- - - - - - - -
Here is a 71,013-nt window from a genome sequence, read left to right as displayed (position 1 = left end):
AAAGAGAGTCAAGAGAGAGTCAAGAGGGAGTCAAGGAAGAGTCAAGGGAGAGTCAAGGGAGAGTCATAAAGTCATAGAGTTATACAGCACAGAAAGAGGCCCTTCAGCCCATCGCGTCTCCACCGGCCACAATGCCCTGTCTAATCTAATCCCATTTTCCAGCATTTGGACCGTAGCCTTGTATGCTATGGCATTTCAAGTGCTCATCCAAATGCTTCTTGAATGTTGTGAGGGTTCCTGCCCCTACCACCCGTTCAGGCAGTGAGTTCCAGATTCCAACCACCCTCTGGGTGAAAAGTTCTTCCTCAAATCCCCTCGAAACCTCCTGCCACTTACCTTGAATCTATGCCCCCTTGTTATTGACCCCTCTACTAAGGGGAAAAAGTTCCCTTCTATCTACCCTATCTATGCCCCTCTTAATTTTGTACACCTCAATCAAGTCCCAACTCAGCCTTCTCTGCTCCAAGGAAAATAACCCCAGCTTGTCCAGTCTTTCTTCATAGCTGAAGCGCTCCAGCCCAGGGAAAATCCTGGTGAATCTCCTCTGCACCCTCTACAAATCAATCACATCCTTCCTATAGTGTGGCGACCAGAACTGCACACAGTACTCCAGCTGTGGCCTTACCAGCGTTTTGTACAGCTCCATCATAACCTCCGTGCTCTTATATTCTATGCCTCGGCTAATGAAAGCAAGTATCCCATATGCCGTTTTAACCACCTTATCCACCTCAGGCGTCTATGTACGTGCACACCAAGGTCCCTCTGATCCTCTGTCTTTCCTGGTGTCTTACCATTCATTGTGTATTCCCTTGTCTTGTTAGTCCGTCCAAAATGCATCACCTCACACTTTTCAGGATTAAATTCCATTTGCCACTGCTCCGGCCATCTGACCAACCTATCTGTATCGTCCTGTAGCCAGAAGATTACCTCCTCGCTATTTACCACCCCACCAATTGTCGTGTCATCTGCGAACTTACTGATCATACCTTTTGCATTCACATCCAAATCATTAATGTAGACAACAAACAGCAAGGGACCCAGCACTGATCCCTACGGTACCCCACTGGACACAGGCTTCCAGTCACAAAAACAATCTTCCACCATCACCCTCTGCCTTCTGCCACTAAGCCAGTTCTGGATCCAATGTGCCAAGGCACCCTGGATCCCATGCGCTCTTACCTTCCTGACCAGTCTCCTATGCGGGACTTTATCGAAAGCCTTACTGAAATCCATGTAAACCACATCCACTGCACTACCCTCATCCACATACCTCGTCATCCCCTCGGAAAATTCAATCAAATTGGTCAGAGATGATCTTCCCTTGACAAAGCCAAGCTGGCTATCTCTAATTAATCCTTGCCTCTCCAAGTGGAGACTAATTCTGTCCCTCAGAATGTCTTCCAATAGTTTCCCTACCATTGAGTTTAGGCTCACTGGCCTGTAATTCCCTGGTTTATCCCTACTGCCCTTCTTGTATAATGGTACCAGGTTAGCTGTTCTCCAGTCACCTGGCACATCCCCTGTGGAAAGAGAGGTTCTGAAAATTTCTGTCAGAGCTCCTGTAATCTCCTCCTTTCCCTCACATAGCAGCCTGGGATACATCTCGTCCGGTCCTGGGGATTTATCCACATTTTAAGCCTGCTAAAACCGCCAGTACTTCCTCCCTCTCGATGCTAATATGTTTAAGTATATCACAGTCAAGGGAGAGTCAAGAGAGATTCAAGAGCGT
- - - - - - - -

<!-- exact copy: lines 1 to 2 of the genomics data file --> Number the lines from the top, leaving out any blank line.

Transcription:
Here is a 71,013-nt window from a genome sequence, read left to right as displayed (position 1 = left end):
AAAGAGAGTCAAGAGAGAGTCAAGAGGGAGTCAAGGAAGAGTCAAGGGAGAGTCAAGGGAGAGTCATAAAGTCATAGAGTTATACAGCACAGAAAGAGGCCCTTCAGCCCATCGCGTCTCCACCGGCCACAATGCCCTGTCTAATCTAATCCCATTTTCCAGCATTTGGACCGTAGCCTTGTATGCTATGGCATTTCAAGTGCTCATCCAAATGCTTCTTGAATGTTGTGAGGGTTCCTGCCCCTACCACCCGTTCAGGCAGTGAGTTCCAGATTCCAACCACCCTCTGGGTGAAAAGTTCTTCCTCAAATCCCCTCGAAACCTCCTGCCACTTACCTTGAATCTATGCCCCCTTGTTATTGACCCCTCTACTAAGGGGAAAAAGTTCCCTTCTATCTACCCTATCTATGCCCCTCTTAATTTTGTACACCTCAATCAAGTCCCAACTCAGCCTTCTCTGCTCCAAGGAAAATAACCCCAGCTTGTCCAGTCTTTCTTCATAGCTGAAGCGCTCCAGCCCAGGGAAAATCCTGGTGAATCTCCTCTGCACCCTCTACAAATCAATCACATCCTTCCTATAGTGTGGCGACCAGAACTGCACACAGTACTCCAGCTGTGGCCTTACCAGCGTTTTGTACAGCTCCATCATAACCTCCGTGCTCTTATATTCTATGCCTCGGCTAATGAAAGCAAGTATCCCATATGCCGTTTTAACCACCTTATCCACCTCAGGCGTCTATGTACGTGCACACCAAGGTCCCTCTGATCCTCTGTCTTTCCTGGTGTCTTACCATTCATTGTGTATTCCCTTGTCTTGTTAGTCCGTCCAAAATGCATCACCTCACACTTTTCAGGATTAAATTCCATTTGCCACTGCTCCGGCCATCTGACCAACCTATCTGTATCGTCCTGTAGCCAGAAGATTACCTCCTCGCTATTTACCACCCCACCAATTGTCGTGTCATCTGCGAACTTACTGATCATACCTTTTGCATTCACATCCAAATCATTAATGTAGACAACAAACAGCAAGGGACCCAGCACTGATCCCTACGGTACCCCACTGGACACAGGCTTCCAGTCACAAAAACAATCTTCCACCATCACCCTCTGCCTTCTGCCACTAAGCCAGTTCTGGATCCAATGTGCCAAGGCACCCTGGATCCCATGCGCTCTTACCTTCCTGACCAGTCTCCTATGCGGGACTTTATCGAAAGCCTTACTGAAATCCATGTAAACCACATCCACTGCACTACCCTCATCCACATACCTCGTCATCCCCTCGGAAAATTCAATCAAATTGGTCAGAGATGATCTTCCCTTGACAAAGCCAAGCTGGCTATCTCTAATTAATCCTTGCCTCTCCAAGTGGAGACTAATTCTGTCCCTCAGAATGTCTTCCAATAGTTTCCCTACCATTGAGTTTAGGCTCACTGGCCTGTAATTCCCTGGTTTATCCCTACTGCCCTTCTTGTATAATGGTACCAGGTTAGCTGTTCTCCAGTCACCTGGCACATCCCCTGTGGAAAGAGAGGTTCTGAAAATTTCTGTCAGAGCTCCTGTAATCTCCTCCTTTCCCTCACATAGCAGCCTGGGATACATCTCGTCCGGTCCTGGGGATTTATCCACATTTTAAGCCTGCTAAAACCGCCAGTACTTCCTCCCTCTCGATGCTAATATGTTTAAGTATATCACAGTCAAGGGAGAGTCAAGAGAGATTCAAGAGCGT